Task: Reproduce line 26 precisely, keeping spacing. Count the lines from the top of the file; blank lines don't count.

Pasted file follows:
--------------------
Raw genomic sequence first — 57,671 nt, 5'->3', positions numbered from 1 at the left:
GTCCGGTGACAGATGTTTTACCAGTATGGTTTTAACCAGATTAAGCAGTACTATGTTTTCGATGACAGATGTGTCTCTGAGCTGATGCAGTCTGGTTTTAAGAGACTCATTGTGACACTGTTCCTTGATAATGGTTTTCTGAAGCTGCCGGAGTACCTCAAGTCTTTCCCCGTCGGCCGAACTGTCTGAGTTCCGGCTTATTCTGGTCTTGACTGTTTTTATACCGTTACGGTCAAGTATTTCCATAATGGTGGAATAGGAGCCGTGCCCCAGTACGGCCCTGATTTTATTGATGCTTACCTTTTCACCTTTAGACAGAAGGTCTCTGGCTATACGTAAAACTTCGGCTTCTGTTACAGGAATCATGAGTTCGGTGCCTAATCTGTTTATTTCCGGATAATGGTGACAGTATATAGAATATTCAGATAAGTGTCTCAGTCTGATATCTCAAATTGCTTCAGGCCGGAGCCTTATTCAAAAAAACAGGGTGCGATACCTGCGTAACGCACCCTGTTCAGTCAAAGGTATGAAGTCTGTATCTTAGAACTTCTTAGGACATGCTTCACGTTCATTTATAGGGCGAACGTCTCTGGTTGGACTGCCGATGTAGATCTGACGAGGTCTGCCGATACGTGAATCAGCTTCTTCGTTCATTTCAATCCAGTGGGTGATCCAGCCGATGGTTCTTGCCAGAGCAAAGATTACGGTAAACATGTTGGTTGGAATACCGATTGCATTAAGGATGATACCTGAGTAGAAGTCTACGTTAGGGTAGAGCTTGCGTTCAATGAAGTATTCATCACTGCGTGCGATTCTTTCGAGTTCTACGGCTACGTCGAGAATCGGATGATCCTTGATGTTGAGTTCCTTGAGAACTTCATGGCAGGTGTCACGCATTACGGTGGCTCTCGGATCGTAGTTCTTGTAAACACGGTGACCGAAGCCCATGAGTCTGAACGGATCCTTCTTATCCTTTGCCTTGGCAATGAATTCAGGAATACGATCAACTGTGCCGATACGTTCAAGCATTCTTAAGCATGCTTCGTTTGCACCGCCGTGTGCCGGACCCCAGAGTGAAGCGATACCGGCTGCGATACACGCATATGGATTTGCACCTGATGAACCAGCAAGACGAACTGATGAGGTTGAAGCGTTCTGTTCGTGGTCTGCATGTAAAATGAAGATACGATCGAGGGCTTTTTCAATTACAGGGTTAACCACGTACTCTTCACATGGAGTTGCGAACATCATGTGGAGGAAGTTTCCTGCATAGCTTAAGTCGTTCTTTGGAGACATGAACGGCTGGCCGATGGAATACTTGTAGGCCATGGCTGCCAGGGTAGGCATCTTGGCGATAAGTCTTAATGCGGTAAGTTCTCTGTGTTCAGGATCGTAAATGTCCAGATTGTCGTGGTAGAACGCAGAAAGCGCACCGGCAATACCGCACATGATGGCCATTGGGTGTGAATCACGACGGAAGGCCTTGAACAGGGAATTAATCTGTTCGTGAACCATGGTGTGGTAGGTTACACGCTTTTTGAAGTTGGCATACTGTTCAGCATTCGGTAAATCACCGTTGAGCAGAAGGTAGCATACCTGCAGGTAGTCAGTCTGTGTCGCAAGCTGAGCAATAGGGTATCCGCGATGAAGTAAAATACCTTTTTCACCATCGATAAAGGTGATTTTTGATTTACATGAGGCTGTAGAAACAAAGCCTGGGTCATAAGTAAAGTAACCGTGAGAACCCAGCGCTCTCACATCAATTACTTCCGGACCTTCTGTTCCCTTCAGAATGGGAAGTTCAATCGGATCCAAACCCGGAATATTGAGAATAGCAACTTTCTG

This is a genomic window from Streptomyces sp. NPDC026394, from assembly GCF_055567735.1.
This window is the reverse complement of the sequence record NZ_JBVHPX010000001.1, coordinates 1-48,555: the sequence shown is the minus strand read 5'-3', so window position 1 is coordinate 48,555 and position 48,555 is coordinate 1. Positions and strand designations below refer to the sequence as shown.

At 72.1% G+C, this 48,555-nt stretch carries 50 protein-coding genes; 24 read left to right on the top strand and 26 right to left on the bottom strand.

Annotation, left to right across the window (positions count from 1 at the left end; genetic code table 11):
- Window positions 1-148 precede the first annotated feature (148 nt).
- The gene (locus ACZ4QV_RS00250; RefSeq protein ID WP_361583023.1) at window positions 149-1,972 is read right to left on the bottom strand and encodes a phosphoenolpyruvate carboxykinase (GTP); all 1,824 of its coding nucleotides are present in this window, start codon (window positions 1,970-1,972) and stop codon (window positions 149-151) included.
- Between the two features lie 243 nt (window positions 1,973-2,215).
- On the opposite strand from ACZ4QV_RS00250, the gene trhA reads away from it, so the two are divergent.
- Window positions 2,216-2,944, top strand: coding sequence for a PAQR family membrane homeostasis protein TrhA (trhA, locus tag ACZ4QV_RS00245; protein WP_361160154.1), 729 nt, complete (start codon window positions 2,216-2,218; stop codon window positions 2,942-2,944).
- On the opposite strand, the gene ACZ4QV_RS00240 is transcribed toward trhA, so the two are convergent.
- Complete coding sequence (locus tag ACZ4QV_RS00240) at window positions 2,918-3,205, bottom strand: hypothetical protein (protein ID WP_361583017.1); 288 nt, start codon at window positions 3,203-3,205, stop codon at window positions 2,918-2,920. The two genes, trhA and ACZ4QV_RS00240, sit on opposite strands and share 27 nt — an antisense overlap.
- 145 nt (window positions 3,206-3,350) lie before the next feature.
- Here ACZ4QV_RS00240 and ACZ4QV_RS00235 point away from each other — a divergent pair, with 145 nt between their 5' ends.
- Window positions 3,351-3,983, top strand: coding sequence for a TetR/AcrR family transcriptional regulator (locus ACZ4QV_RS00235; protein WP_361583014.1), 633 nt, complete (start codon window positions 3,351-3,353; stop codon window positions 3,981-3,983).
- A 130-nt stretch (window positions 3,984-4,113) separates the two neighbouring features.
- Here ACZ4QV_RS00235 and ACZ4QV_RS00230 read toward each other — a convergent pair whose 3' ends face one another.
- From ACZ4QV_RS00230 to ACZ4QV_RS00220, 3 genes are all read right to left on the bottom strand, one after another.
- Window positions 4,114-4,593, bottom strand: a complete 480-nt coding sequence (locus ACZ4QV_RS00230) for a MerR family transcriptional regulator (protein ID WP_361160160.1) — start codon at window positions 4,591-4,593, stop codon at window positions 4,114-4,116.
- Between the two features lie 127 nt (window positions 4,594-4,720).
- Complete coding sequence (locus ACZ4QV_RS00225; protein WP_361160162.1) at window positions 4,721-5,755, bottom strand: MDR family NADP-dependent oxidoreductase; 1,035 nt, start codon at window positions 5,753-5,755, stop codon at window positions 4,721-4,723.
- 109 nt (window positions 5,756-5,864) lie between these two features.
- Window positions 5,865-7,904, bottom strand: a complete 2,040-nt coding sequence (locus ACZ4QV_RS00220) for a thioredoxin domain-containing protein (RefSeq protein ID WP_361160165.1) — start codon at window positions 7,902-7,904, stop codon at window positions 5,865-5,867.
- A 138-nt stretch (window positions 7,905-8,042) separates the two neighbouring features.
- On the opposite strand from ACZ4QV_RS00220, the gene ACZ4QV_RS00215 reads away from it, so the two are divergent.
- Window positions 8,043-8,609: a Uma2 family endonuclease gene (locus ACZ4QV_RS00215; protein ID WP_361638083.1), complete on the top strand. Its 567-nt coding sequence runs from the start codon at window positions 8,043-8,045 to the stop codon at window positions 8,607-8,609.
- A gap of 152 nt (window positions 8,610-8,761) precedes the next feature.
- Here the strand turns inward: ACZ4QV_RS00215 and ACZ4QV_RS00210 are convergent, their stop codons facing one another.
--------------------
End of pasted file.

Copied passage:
- On the opposite strand from ACZ4QV_RS00220, the gene ACZ4QV_RS00215 reads away from it, so the two are divergent.